This is a transcript from the July 5, 2020 sermon, so it contains the character of live, spoken communication.
You're hearing this sermon on Sunday, July the 5th, which happens to be my birthday. More than that, it happens to be my 65th birthday. There's something about that number that seems pretty big, but whether it's big or small, there is a question I have learned to entertain, particularly around birthdays. It was asked by me years ago, I think around my 40th. It was simply, "What have you been learning?" What a good question. I've been thinking about that as I came to this date.
I've been thinking, "What have I learned about life, about myself, about God? What is it that I would preach on a day of my 65th birthday?"
For some reason, this odd little passage that I'm going to read here in just a minute keeps coming up. It was like, "Well, that's an odd passage. There's got to be something else." I would think about something else, but no, this one just kept coming back in.
One of the lessons I've learned, is to pay attention to those nudges.
This is a very strange story. It's an odd story. It is unlike just about any other story that we find in the Bible. It's out of Acts 27, and it's about Paul. It's towards the end of Paul's life. It is on his way to be tried in Rome. He's looking for an audience with Caesar to be tried by Caesar. It begins at the beginning of the Chapter 27. I'm only going to read excerpts. Around Verse 2, he says, "We put to sea." Now, when you and I put to sea, we are usually doing it with anticipation. We are doing it maybe because it's a cruise or there's a trip.
We know what we want to do. We've got guides. We've got backup. We're ready to go. That's just very 21st-century thinking.
1st-century thinking is much more what we find in the Bible, that when we put to sea, it often means that we're about to take a journey that we did not choose.
Often, we would not choose if we didn't have to. The sea in the Bible is the source of chaos. It is the source of storms. It is the source of things that come out of terror and of fear. When in Revelation, it talks about the final scene and it says, "The sea was no more," it's not because it doesn't like beach weather, it's because it is saying symbolically, the place of chaos and where we're out of control, the place of fear will no longer be. That's exactly where they're going. It proved to be true.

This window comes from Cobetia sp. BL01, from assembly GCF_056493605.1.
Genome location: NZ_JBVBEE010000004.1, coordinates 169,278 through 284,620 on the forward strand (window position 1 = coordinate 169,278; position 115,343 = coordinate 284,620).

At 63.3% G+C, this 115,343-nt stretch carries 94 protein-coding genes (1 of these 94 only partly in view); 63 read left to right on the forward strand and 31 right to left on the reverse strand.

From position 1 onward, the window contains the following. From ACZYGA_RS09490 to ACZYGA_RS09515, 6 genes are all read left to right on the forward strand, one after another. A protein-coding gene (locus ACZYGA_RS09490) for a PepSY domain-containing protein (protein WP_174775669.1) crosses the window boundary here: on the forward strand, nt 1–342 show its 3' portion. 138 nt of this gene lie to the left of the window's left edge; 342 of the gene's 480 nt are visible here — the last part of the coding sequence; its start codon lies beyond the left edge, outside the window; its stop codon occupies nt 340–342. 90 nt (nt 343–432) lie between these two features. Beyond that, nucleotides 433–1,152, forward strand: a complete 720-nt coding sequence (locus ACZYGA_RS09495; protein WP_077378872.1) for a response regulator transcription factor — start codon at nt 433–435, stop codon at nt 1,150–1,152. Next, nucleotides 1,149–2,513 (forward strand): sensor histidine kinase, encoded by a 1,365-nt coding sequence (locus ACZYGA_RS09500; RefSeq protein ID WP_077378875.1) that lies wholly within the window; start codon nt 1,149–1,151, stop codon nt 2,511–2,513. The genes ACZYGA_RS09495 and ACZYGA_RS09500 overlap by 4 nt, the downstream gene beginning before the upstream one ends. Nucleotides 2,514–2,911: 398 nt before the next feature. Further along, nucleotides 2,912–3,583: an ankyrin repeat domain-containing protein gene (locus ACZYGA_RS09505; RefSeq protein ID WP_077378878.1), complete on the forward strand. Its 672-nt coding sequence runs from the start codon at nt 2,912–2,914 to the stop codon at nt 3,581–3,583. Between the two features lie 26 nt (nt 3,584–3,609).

It proves to be all of those things in this journey. In this voyage, Paul gets on his boat with some friends and he's a prisoner. He's taking off on this and-- Acts 27 is a long story. It's detailed. Who's ever telling the story knows an awful lot about nautical information and what it means to be on the sea. You can read it more yourself if you'd like for all the details. I'm just going to read a couple of excerpts of it around this because in the midst of this voyage, things go very wrong.
One of those great storms comes up and it's throughout the journey. It goes something like this. It says, "We were being pounded by the storm so violently that on the next day, they began to throw the cargo overboard. On the third day, with their own hands, they threw the ship's tackle overboard. When neither sun nor stars appeared for many days and no small tempest raged, all hope of our being saved was at last abandoned." There's something to that story for our time. Isn't it? There's a lot of people who feel very buffeted right now.
They feel very much out of control. Whether it's on land or sea, that there are things going on. The stories I hear within our own congregation of the sorrow, and the grief, and the things that are out of control, and the chaos, it is easy to get to this place of, "It's done there, it's completely out of control." Maybe this story is a good story for this day and this season after all. It goes on, it's Paul talking finally to the crew and trying to encourage them. He can't help at one point to get dug in.
He said, "Listen, if you just listened to me earlier, we wouldn't be in this mess." You'll have to read the whole thing to catch what he's saying there. He said, "Nonetheless, let me tell you, it's going to be okay. It's going to be okay because God told me it's going to be okay. An angel came to me and told me it's going to be okay." Several times, he says, "Now, listen, take courage. Take courage, you guys, it's going to be okay. It's not going to be easy. In fact, the whole ship is going to be wrecked, but we're going to be fine." Then it goes on to this part. It goes on to this particular passage.
Just before daybreak, Paul urged them all to take some food saying, "Today is the 14th day that you have been in suspense and remaining without food, having eaten nothing.
Therefore, I urge you all to take some food for it will help you survive
for none of you will lose a hair from your heads." After he said this, he took bread and gave thanks to God. In the presence of all, he broke it and began to eat. Then all of them were encouraged and took food for themselves.